How to start your journey to awesome reliability

Ask Jeff 170705Question: I have no idea where to start with changing the culture in my plant.  We have always done things the same way.  Always reactive.  How can I start with no support?  Am I fighting a losing battle? 

Dave, maintenance manager, Arkansas

Answer: Dave, thank you for sharing your questions. There are a lot of layers to that onion. Let’s start peeling them back to get you and other readers some solutions within our allotted blog space.

When struggling with poor equipment performance and a lack of reliability, our challenge is to change work behaviors. In their book "Don't Just Fix It, Improve It," authors Winston P. Ledet, Winston J. Ledet, and Sherri Abshire state that 84% of failures result from poor work habits. As the maintenance manager, you can start without having outside support. It’s harder, obviously, but it's possible. Been there, done that, personally. Probably as it is for you, for me it was uncharted ground at the time. But I have no doubt today: You have the positional power to change work behaviors. Enlist the informal leaders within your organization whom you can tap to support the change within your span of control. Share where you are trying to go. Yes, the operations group is trying to hit its production numbers. Because of unreliability, though, you can’t seem to get time to access the equipment from that partner. Putting that aside for a moment, are you satisfied with your PM/PdM program? Are you finding the potential for failure (P-F curve) or are you finding failure with your inspections? I suspect you may not be satisfied, as higher levels of reactivity are results of an ineffective program.

Regarding the PM/PdM program, look at ways to optimize it. When you have a failure, carve away time (yes, I know it’s hard with all the issues you're likely facing) to have a one-hour meeting to look at potential root causes and how you can improve that asset’s maintenance strategies (PM/PdM). Every two weeks, have that meeting to work through the optimization process one asset at a time. Answer these questions:

  1. Do the PM tasks address the identified failure modes and mechanisms?
  2. Is the PM frequency too frequent or not frequent enough? Yes, we can over-PM assets and create failures.
  3. Are the PM tasks written to a specification to identify the potential for failure as opposed to failure itself? Think fits, clearances, belt tension, torque, etc.

You need precision maintenance approaches.  If you're not there, start whittling away at the procedures to get there.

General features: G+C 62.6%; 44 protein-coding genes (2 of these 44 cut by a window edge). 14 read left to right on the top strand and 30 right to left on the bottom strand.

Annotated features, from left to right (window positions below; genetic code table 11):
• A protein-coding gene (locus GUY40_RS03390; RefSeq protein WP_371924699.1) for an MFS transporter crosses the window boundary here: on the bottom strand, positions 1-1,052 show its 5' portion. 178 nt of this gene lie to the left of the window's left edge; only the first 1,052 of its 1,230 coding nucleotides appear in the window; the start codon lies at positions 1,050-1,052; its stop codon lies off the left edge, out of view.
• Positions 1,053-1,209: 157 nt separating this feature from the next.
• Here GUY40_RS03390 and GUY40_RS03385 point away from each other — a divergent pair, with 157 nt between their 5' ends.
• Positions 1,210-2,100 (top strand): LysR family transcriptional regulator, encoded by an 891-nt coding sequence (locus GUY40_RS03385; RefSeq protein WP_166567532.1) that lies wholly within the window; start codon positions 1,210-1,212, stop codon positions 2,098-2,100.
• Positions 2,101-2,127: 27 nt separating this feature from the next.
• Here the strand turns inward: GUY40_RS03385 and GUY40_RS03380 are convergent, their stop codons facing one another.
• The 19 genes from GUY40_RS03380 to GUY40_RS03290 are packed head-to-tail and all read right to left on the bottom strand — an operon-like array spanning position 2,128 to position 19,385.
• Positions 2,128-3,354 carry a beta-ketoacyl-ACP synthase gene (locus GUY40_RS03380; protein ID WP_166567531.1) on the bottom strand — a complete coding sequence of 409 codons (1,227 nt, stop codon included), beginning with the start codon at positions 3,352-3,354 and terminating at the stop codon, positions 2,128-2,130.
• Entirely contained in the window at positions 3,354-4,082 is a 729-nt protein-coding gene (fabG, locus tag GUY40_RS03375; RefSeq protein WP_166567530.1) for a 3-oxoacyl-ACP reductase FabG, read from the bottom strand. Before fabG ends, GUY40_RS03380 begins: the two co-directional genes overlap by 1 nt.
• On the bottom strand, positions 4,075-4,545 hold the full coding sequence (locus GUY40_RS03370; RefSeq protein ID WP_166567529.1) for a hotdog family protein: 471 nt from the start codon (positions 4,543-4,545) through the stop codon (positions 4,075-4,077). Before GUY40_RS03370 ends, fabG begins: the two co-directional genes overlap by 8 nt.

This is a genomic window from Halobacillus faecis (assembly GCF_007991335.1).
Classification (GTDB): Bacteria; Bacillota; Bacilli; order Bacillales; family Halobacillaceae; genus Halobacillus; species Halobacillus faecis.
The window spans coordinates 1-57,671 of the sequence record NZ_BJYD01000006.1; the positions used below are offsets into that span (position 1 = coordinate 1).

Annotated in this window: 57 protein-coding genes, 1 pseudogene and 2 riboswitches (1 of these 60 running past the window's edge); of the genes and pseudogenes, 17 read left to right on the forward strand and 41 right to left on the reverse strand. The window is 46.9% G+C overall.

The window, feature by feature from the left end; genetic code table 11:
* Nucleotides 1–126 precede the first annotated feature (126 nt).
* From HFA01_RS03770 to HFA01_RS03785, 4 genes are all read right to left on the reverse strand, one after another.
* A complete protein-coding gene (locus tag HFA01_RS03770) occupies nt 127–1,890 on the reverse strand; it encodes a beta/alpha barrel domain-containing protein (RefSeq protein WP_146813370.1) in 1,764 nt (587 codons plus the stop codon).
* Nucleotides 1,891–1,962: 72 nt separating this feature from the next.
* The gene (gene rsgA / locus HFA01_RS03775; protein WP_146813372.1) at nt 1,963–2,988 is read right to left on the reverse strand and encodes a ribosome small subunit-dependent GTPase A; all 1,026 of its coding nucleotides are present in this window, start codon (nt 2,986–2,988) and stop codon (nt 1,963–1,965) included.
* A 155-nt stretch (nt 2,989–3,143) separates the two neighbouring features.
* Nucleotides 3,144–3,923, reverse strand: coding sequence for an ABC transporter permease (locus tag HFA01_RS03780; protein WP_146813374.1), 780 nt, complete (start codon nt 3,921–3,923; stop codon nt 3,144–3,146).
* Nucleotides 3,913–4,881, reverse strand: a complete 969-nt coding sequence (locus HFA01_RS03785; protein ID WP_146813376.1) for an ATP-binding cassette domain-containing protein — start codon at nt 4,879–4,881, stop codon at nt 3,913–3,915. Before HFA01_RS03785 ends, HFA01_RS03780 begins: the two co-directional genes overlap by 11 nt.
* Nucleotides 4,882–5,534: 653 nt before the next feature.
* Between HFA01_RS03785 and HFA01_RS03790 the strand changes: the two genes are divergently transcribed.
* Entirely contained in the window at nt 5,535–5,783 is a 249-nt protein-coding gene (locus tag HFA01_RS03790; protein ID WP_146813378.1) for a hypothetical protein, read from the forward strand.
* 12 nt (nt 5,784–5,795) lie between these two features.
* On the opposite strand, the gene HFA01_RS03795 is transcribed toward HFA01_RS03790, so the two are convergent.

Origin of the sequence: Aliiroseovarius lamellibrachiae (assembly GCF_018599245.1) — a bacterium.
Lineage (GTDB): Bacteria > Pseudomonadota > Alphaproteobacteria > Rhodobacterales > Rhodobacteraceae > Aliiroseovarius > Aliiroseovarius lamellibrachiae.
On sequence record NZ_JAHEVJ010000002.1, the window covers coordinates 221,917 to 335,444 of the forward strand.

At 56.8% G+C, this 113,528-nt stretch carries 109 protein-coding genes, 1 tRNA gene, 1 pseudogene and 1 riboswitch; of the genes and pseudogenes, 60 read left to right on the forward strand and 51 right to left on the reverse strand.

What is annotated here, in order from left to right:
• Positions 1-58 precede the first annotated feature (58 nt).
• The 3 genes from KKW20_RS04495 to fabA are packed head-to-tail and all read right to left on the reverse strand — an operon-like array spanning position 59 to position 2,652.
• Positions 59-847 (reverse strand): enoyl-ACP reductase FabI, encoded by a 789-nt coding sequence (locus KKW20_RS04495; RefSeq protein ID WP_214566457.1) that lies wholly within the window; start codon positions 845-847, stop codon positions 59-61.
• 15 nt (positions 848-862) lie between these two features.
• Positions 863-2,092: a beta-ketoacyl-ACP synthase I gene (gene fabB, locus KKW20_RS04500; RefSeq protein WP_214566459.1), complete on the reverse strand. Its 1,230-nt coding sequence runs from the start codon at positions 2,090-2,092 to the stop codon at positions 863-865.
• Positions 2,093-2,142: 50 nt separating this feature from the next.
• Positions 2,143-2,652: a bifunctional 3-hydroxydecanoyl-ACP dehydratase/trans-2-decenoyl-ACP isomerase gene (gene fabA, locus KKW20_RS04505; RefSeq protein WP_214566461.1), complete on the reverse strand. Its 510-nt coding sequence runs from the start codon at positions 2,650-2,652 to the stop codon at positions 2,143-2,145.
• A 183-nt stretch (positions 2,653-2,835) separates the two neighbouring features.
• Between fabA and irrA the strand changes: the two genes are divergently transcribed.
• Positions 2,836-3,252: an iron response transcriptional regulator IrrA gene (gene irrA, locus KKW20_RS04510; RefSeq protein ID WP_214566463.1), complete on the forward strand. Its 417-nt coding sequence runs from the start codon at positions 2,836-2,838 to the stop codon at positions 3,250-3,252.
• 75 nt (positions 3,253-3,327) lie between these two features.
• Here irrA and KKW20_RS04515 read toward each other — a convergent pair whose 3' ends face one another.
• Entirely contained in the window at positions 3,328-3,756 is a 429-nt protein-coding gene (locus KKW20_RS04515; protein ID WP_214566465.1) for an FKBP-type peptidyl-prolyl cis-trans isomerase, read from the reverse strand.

Next, focus on the aspects of effective work execution, such as planning and then scheduling and coordination. Ensure correct organizational alignment and hold people accountable for their roles and responsibilities. In addition to addressing the PM program, you need to have standardized work procedures for corrective repairs in the form of detailed job plans. Make sure you have an effective feedback loop and follow-up actions coming from your technicians. The goal is to find things in the act of failure, not failed.

A critical component for you is educating yourself about maintenance and reliability best practices. The old saying "You don’t know what you don’t know" applies. Why beat your head against the wall and waste a lot of time? You can work on getting educated by attending conferences and viewing web resources such as the Plant Services website. Take courses and consider getting a coach to mentor you if needed. I have a lot of resources I can point you to for reference.

All of the tactics listed above are within your ability to execute to help drive out reactivity. Getting your house in order builds collateral that you can use to drive increased support. Now, let’s address how to build that support.

It is hard for people to agree to start a journey when they may not understand the future-state vision. Education is key, and it's a step that is often overlooked. It is a critical component. When I do assessments and strategic plans at sites, I always include educational sessions down to the lowest levels in the organization. Many sites conduct four-hour educational sessions to help team members understand the reasons for change and continually follow up with related communications.

Most believe that people are resistant to change, but that is not true. People buy houses and decide to have families. Those are life changes. People are resistant when they disagree with the change. You need to consider the pluses and minuses of not changing along with the pluses and minuses of the change. Similarly, upper management needs to become educated so they can understand how to support you. I spend a good amount of time doing executive educational sessions at their level to help them reach the understanding of the mechanics involved in achieving asset reliability.

The biggest challenge is to start. Do something; you can correct along the way if needed. Change requires an impatience to get things rolling and keep it in the front focus. At the same time, it requires patience, as the process is not linear and the pace of change varies. Build support by finding wins and sharing them along the journey to build more. Communicate.

For other readers, what else would you recommend? What deeper questions do you have? Please post your comments.

Talk soon,
Jeff